On one of English rugby's darkest days, Wasps on Wednesday confirmed that they had filed a notice of intention to appoint administrators, a move that sent shockwaves around the domestic game.
Alongside Worcester's travails, Wasps' plight had disappeared somewhat under the radar in comparison; but it had been simmering for the last six months.
As with most bombshell announcements, however, the Wasps news has thrown up more questions than answers.
Here, Telegraph Sport answers some of the most burning.
Why do Wasps intend to appoint an administrator?
This all centres around £35 million worth of bonds that the West Midlands club took out after purchasing the Coventry Building Society (then Ricoh) Arena in 2014.
Bondholders should have been repaid in May, after they stumped up the cash to allow Wasps to raise money for their business and pay off debts.
The problem, however, is that those investors have not yet been repaid and, theoretically, could call the bond in at any time.
A Wasps statement released late on Wednesday said that filing a notice of intention to appoint administrators "does not mean the business is in administration but provides a crucial period of grace to continue negotiations with a number of interested parties to secure the long-term future of the group".
It would seem, therefore, that Wasps require time. Regardless, the threat of administration must be looming.
What happens next?
The answer is uncertain but, also in that statement, Wasps added that the "day-to-day operations of the business are unaffected, and we will continue to support our players, staff, supporters, bond holders and suppliers, and keep them fully updated".
A Rugby Football Union spokesperson added: "The RFU is in dialogue with Wasps, we will work with them to understand the current action, their sustainability plans and what the next steps will be."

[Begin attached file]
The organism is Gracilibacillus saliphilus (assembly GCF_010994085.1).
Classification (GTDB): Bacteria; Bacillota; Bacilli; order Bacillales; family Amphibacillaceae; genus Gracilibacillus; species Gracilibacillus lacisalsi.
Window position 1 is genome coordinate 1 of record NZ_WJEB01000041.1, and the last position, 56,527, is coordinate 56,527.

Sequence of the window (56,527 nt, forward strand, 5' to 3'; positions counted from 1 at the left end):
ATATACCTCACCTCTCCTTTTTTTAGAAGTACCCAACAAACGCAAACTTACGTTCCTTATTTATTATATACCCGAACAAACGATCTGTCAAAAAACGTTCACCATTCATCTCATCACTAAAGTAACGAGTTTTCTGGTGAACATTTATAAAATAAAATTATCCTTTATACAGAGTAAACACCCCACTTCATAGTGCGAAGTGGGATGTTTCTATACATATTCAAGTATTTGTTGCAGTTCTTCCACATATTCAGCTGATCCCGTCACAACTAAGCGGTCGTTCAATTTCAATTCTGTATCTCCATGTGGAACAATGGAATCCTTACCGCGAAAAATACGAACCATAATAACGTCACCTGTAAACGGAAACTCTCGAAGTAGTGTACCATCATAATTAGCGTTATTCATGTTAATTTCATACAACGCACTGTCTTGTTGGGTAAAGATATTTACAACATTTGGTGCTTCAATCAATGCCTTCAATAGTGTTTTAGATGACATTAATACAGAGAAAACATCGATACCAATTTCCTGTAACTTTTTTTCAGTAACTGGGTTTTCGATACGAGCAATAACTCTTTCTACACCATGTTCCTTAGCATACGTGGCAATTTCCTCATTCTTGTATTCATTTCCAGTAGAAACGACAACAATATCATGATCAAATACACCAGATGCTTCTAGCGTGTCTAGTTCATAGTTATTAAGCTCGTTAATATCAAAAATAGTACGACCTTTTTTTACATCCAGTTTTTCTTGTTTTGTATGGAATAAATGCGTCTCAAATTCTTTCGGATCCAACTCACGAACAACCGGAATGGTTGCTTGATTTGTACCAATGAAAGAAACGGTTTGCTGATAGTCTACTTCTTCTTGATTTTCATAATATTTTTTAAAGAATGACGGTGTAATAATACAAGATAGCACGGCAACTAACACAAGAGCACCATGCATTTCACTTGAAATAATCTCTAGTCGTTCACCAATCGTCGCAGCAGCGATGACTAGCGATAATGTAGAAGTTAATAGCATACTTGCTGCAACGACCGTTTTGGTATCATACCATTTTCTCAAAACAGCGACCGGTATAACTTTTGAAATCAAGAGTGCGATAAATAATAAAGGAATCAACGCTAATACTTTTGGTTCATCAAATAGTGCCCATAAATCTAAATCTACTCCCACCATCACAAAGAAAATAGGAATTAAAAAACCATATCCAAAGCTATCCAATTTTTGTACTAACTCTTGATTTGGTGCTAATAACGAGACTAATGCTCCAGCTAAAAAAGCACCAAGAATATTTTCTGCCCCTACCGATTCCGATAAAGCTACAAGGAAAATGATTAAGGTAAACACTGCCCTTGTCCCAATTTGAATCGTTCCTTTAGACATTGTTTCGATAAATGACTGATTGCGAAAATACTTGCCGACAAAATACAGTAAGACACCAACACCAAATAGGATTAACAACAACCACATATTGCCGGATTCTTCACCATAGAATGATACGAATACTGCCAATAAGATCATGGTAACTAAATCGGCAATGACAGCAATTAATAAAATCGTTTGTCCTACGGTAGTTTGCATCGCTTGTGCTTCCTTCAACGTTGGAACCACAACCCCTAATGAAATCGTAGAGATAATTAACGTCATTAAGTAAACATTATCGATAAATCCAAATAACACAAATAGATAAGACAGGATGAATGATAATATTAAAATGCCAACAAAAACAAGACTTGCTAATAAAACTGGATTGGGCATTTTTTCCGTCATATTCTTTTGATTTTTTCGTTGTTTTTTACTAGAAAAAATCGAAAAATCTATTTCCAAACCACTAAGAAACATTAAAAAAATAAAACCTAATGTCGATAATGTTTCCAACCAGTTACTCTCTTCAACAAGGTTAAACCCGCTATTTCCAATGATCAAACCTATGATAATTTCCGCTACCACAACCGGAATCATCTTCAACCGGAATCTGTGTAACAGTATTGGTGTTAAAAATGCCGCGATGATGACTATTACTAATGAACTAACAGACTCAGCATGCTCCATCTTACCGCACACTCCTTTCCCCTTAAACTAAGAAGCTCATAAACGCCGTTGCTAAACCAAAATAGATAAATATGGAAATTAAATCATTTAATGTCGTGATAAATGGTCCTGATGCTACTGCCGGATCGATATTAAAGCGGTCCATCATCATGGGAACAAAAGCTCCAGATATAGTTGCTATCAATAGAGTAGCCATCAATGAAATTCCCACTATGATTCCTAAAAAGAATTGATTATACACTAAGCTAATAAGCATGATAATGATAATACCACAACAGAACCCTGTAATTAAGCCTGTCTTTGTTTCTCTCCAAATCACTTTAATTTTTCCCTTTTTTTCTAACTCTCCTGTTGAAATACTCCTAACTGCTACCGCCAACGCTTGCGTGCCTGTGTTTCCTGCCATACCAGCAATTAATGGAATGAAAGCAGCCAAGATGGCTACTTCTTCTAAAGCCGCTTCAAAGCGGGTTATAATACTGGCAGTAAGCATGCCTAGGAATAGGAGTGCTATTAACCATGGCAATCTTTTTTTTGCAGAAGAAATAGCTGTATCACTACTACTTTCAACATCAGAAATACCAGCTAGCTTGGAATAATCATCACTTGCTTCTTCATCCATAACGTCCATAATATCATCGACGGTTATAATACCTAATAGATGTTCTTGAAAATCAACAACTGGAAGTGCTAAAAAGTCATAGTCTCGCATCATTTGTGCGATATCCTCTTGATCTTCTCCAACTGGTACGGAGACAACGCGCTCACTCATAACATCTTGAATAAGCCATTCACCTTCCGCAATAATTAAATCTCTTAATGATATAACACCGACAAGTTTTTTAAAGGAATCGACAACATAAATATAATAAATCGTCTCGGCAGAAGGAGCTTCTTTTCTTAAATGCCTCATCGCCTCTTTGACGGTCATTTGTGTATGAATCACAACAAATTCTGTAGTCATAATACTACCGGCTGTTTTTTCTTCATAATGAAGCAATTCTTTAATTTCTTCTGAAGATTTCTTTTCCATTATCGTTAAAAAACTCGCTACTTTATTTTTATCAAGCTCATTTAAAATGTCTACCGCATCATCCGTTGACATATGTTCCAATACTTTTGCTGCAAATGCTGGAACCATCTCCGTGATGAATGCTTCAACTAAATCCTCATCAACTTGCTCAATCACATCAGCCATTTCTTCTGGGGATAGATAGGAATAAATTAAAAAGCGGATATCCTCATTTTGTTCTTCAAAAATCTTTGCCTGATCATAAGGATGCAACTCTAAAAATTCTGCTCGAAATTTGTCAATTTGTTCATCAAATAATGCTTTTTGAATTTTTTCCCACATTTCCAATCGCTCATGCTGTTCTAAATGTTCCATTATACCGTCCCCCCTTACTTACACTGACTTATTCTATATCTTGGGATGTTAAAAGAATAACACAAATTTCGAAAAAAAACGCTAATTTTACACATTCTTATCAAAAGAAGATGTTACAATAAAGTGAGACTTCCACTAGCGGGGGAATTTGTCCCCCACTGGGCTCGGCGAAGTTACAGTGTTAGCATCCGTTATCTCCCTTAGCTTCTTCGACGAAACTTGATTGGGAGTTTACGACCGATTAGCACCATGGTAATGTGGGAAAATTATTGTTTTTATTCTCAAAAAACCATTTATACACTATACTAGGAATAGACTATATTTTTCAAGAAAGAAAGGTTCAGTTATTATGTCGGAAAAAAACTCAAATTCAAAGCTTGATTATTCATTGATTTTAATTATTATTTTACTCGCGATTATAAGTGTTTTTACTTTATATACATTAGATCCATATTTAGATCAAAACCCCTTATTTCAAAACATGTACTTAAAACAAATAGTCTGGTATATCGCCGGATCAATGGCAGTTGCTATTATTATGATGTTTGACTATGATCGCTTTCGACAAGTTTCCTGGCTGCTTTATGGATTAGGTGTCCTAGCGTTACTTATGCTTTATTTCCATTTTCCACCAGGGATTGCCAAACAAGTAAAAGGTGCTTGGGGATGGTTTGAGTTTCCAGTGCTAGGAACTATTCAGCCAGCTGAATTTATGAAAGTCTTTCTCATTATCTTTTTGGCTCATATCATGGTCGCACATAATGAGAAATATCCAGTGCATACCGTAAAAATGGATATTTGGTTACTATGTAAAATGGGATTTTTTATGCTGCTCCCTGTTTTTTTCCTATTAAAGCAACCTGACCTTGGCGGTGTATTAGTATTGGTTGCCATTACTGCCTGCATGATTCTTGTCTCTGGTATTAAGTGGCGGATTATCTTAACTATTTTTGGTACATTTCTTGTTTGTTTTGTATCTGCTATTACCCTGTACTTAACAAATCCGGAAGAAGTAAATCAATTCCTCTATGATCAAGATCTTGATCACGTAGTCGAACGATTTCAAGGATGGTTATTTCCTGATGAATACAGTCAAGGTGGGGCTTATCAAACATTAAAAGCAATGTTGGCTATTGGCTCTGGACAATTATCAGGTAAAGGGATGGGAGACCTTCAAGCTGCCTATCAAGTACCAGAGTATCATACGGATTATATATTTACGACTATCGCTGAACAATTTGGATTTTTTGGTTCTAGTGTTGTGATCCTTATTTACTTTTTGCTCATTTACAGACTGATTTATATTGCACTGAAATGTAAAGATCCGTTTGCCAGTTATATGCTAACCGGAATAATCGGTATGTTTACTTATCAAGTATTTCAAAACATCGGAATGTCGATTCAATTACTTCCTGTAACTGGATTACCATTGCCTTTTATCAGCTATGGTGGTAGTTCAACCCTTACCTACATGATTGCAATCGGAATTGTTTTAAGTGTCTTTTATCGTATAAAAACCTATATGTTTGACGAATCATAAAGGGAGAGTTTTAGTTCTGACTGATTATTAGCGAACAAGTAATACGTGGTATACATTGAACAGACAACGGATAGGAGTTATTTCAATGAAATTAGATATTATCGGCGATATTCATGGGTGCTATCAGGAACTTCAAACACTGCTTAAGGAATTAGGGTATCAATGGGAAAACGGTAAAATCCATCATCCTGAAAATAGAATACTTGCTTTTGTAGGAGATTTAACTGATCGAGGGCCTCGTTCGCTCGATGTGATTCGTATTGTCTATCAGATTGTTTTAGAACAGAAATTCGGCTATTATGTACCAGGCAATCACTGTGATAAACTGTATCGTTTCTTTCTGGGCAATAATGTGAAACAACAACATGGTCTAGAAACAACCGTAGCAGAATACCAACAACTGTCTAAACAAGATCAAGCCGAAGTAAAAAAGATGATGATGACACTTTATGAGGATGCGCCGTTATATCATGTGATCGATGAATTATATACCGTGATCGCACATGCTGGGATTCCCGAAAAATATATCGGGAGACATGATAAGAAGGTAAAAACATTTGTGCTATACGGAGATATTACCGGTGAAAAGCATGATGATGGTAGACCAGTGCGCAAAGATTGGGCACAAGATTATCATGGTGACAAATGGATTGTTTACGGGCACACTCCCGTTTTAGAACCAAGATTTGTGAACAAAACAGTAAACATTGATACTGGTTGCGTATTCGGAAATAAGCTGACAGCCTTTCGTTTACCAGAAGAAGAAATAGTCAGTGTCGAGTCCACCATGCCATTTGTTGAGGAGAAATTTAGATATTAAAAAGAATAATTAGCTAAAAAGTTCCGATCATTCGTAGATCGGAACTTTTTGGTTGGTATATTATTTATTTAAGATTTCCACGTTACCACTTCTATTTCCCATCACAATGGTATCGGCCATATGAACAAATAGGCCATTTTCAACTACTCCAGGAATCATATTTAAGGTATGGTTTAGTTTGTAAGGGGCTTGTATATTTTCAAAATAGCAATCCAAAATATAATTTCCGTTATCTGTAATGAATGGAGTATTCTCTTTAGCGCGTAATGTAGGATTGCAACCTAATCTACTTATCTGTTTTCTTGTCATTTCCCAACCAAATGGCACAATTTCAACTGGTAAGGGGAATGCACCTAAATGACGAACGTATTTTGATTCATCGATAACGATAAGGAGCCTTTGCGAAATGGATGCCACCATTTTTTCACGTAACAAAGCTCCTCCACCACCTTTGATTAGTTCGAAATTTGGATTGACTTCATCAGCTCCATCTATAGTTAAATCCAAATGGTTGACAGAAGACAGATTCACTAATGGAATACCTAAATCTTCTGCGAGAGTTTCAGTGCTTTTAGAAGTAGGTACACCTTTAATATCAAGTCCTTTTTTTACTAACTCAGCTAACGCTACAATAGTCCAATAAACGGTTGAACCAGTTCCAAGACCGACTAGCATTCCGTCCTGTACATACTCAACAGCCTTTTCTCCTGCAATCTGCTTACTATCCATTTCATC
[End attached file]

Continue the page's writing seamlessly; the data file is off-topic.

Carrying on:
Premiership Rugby are yet to comment on the matter, but the situation regarding Wasps' league status will surely have to be clarified in the coming days.
What does the long-term future hold?
There are many unknowns at present but, in this area, there is historical precedent, at least. At the end of the 1999 season, Richmond and London Scottish were forced into administration, with the professional arms of those clubs merging with London Irish.
The amateur arms of the clubs were left to pick up the pieces, with both outfits relegated an unprecedented nine divisions by the Rugby Football Union to the bottom of the league pyramid.
This cut the 14-team Premiership to 12 teams. Both sides have since worked their way back to the Championship, the second tier of English club rugby, although the tier structure has been modified by the RFU since 1999.
Furthermore, both Richmond and London Scottish called in the administrators towards the back end of the season. There is no precedent for a Premiership club to fall into administration so early in a season.
In the short term, can they continue playing? Or will they be relegated immediately?
Again, the answer is unclear, but there is slightly more optimism for Wasps based on historical precedent.
Richmond went into voluntary administration in March of the 1998/99 season and yet still fulfilled their fixtures until the season's conclusion in May – including a mammoth 106-12 win over Bedford Blues.
What will happen to the players?
If, like Richmond in 1999, Wasps were allowed to continue playing in this Premiership season, then the expectation would be that all of their players would still be able to represent the side, with a view to moving on at the end of this campaign.
As Telegraph Sport revealed last month, there has been speculation around the league suggesting that salary-cap exemptions could allow Premiership clubs to pick up players.
However, given those proposals would require unanimous backing across the competition, it is highly unlikely that they would be ratified.